Accountant: Sure will, and, wow, it sounds like you have a really bad cold coming on.

Manager: Every year, right around this time I get this congestion. It’s just terrible.

[third person, Mr. Anderson, enters the conference room]

Accountant: Hi, Mr. Anderson!

Mr. Anderson: Hi, how are you doing?

Manager: [covers a sneeze with his right hand and then extends it to Mr. Anderson in greeting] Hi, Mr. Anderson.

Mr. Anderson: [declines the offer to shake the manager’s germy hand with a look of mild disgust and turns to speak to the accountant] There’s a conference call at 2 o’clock this afternoon …

[Manager walks away sneezing and coughing as Mr. Anderson and accountant exchange looks of awkwardness and distress.]

  • Bottom Line: The Manager meant to be friendly by reaching out to shake Mr. Anderson’s hand but offering a germy hand into which everyone saw you sneeze isn’t very friendly and actually is rude.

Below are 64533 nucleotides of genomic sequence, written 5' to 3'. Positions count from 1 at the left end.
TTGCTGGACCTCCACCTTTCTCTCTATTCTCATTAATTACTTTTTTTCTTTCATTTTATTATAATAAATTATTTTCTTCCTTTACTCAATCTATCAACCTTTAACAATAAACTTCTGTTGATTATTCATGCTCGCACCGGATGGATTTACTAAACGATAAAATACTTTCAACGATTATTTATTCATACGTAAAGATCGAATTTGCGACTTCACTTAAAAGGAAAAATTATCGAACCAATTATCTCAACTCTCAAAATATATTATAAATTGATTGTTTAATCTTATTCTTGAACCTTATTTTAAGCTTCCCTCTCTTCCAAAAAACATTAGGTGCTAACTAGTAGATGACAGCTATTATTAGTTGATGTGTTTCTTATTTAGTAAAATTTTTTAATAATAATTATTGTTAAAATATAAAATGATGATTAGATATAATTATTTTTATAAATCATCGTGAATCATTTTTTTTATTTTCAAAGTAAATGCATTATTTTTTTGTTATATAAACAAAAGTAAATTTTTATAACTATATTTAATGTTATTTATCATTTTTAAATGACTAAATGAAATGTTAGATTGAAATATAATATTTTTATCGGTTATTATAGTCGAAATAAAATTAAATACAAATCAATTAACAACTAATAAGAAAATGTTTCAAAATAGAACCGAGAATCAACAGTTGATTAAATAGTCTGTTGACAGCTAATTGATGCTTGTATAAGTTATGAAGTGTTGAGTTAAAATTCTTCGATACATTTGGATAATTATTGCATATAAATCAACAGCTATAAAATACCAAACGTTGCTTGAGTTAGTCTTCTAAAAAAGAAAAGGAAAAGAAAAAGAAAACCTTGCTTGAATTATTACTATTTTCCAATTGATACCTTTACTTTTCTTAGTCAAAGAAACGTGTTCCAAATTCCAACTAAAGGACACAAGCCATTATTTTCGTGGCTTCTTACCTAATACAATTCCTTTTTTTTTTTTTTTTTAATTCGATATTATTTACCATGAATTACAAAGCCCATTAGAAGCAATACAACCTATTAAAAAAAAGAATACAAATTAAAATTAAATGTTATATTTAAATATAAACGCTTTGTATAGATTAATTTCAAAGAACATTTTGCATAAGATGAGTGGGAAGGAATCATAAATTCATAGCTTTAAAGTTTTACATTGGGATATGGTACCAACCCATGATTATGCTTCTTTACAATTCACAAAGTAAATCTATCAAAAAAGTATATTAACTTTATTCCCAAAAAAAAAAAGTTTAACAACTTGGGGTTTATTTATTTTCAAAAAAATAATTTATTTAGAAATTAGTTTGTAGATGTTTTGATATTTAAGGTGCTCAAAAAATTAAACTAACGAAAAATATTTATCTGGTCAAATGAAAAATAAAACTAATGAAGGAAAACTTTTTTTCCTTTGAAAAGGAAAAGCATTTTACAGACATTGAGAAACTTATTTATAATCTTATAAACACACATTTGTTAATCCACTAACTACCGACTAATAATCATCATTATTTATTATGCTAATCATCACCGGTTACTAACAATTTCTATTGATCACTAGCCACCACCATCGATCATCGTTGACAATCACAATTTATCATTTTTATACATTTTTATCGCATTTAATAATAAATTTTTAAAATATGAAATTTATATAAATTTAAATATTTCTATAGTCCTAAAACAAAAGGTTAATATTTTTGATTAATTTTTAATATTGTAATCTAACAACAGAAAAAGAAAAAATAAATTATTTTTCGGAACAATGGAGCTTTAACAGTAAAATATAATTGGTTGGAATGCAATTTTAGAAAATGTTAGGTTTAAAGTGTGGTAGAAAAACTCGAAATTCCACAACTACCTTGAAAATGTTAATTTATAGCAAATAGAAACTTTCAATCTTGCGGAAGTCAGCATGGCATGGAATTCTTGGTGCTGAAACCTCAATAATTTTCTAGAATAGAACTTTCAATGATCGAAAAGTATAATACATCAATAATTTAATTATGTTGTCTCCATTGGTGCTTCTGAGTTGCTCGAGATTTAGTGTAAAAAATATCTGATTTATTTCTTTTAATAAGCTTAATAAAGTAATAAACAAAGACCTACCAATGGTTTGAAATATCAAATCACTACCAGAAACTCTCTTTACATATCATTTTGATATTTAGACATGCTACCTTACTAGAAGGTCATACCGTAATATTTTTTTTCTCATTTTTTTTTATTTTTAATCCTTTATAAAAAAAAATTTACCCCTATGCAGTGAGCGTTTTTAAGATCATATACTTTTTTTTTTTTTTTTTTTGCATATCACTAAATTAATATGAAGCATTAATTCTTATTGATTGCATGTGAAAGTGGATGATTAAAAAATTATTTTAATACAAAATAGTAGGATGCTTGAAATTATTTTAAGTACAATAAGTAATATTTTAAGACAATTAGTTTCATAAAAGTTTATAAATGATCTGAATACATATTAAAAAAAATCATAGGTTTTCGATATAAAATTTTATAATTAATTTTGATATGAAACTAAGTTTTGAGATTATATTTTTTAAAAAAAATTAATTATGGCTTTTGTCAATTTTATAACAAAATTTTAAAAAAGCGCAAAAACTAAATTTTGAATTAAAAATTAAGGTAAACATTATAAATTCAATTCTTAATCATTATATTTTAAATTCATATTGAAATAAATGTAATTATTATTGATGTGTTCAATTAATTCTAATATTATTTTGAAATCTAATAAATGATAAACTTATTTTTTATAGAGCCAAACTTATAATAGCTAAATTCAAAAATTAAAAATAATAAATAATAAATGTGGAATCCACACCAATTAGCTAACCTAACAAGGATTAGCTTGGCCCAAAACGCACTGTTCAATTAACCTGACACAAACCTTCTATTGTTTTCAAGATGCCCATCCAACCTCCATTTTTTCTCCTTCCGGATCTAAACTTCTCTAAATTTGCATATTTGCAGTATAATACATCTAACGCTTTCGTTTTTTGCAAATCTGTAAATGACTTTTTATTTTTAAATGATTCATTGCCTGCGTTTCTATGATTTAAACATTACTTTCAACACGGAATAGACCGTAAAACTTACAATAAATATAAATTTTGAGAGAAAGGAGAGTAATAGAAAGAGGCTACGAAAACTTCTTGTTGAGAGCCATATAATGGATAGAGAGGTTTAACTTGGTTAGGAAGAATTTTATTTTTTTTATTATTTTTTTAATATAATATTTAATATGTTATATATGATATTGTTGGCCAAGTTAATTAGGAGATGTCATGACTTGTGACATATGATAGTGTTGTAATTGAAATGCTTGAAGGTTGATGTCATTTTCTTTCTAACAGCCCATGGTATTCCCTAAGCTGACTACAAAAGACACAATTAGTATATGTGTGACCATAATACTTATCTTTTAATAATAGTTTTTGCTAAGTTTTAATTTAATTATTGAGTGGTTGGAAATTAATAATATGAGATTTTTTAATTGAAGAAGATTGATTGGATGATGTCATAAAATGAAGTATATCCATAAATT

We’re now finished with Quadrant 2.

The next two quadrants deal with intentional rudeness. No more accidental. These are rude actions that are purposeful. Some of the consequences are having good employees quit a job because of rude co-workers. In other cases people have missed work days just to avoid the stress. Over half the workers surveyed felt that their efficiency and productivity have been negatively affected by incivility in the work place.

TWO TYPES OF INTENTIONAL RUDENESS
Telephone Doctor Customer Service Rudeness Matrix

Quadrant 3 Intentional Rudeness by Omission

This next scene is all too common. See if you recognize it.

Example Intentional Rudeness by Omission

Set the Scene: Joe and Mariah seated in Joe’s office

Joe: Hey, Mariah, hold on just a minute. I need to listen to this voice mail message. [Joe plays the voice mail while he and Mariah listen.]

Mariah: Wow. That customer sounded really upset. Do you need time to call him back?

Joe: No, no. He’s already called and left several messages. I know exactly what he’s going to ask me. We just don’t have the inventory that he needs. I’m not calling him back. He’ll get the idea.